A research technician works to clone DNA in a lab.
Photo: AP Images

A letter published in a scientific journal last year challenged the safety of promising gene-editing tool CRISPR, unnerving researchers and investors alike. Now, a smattering of recent studies have redeemed the technology by showing how CRISPR can more precisely target disease.

The stocks of biotech firms invested in CRISPR tumbled last May after scientists published results showing that when they used CRISPR to cure blindness in mice, it resulted in not just a few but more than a thousand unintended effects. This suggested that if CRISPR were to be used to cure disease in humans, it could potentially result in disastrous side effects. It was a bucket of cold water on an industry intent on using CRISPR to curing countless diseases such as sickle cell anemia and muscular dystrophy. Needless to say, the research did not go over well.

Then last month, another set of researchers replicated the study, finding the initial alarm was over-exaggerated—the result of sloppy science. Now, several more studies have bolstered confidence in CRISPR, shedding light on how to potentially limit any off-target effects that do occur.

While CRISPR is heralded as a precision technique that makes editing genes as simple as cutting and pasting, it is not quite as precise as headlines suggest, and off-target effects do happen. So scientists are developing ways to make that targeting more, well, targeted.

Sometimes, the molecule that guides CRISPR’s scissors to the right place to cut a genome also accidentally targets sequences of genetic code that are similar, but not an exact match.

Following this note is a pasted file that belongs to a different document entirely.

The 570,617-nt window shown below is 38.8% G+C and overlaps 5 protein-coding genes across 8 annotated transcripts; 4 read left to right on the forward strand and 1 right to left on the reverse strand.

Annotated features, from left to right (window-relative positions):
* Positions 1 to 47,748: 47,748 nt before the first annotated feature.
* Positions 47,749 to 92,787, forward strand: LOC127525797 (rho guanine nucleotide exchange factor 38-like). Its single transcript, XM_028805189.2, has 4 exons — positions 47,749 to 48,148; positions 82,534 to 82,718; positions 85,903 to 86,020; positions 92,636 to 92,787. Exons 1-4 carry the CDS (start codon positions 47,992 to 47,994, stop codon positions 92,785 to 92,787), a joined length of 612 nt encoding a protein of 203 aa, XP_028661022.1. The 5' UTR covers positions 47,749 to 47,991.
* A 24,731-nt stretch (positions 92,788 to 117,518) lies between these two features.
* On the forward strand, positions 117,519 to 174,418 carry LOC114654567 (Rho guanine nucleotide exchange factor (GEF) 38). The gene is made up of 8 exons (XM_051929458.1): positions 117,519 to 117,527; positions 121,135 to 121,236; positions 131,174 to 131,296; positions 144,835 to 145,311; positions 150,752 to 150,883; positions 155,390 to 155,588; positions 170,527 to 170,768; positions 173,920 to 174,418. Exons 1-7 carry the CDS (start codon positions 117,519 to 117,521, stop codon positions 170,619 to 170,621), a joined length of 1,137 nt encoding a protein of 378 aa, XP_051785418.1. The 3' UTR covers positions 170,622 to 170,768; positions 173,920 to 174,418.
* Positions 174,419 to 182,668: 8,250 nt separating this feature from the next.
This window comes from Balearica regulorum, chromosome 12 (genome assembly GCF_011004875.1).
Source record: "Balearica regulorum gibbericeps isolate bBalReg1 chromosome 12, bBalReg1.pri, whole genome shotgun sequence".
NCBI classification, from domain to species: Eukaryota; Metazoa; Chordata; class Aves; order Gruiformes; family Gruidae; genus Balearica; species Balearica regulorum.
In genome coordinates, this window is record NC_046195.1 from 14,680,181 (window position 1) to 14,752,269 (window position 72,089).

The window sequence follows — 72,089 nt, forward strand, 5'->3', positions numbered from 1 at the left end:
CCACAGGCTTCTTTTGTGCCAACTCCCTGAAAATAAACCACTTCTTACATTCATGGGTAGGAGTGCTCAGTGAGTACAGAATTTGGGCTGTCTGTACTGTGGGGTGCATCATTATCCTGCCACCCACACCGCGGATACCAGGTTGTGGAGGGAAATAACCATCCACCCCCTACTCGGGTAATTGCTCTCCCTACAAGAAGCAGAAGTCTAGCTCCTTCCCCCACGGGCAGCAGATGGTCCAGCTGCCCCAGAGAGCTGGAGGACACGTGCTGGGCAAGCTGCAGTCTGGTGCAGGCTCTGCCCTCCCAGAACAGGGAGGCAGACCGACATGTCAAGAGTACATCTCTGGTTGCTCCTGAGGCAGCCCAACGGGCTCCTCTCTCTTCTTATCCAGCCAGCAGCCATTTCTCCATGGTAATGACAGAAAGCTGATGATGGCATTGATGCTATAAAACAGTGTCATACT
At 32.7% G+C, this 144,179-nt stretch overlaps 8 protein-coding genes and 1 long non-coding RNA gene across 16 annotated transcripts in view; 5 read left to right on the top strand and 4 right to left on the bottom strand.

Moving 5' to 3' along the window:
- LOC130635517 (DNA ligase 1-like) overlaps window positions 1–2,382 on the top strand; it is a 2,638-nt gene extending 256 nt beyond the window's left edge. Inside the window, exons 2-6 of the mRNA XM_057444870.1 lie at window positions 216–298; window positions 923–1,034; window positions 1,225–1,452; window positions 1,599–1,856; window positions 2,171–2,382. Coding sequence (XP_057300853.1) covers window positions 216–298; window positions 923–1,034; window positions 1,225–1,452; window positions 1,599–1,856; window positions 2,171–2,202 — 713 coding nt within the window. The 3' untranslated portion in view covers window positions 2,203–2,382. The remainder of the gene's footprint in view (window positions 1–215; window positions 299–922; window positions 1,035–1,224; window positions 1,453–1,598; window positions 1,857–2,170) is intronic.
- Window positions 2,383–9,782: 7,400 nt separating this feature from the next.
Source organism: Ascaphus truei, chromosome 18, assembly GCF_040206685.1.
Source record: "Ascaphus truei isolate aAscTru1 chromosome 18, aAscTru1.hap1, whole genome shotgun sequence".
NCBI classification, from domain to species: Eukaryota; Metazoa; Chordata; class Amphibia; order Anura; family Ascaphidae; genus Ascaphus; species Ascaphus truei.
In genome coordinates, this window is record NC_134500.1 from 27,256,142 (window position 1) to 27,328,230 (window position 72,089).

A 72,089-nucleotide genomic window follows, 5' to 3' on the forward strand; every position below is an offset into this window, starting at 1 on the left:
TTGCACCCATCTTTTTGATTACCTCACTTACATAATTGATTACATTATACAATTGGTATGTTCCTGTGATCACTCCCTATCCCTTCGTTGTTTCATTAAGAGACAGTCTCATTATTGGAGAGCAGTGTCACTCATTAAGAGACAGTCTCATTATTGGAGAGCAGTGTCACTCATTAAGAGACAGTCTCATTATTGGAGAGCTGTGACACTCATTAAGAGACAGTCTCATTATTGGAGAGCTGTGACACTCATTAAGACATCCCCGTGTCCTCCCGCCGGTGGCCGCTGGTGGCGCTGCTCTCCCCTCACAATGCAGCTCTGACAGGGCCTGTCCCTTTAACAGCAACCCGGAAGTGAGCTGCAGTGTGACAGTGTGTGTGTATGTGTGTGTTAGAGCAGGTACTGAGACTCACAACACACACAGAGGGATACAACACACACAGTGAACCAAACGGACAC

One fix may be tweaking the enzymes in the CRISPR system that do the targeting, as researchers at the Broad Institute did in a study published last week in Nature. In that study, they tweaked the enzyme, Cas9, in such a way that it could not only target more regions of the genome at once, but also do so with more specificity.

In the case of so-called base-editors, which target individual letters of DNA, CRISPR might be trained to change a single genetic C to a T. Our genetic code is written in just four letters—A, C, T and G—so changing just one letter is sometimes all that’s necessary to fix a disease. Off-target effects could occur though, if the same letter occurs twice in the same snippet of code on which CRISPR is trained, also changing another C to a T accidentally.

In one yet-to-be-peer-reviewed paper, posted last week on the website BioRxiv, scientists at Massachusetts General Hospital developed a way to make base editors change that C to T only if, say, there’s a G before it. This extra step makes the editor less likely to make the wrong edit. The technique was tested on human cells in a lab. The tweaked editor still made some mistakes, but far fewer than the original version.


The possibility of unintended effects is still a concern in developing any CRISPR therapy—another study published online last week as a preprint showed that when using a “deliberately promiscuous” form of CRISPR in a mouse liver, there were hundreds of off-target gene edits.

But the rapid pace of advancement suggests the risks of off-target effects in CRISPR as not as high as once thought. That same study that used a promiscuous CRISPR found that when CRISPR was more appropriately designed, there were no detectable off-target effects. Scientists are well on their way to figuring out how to safely use this tool to cure disease in people.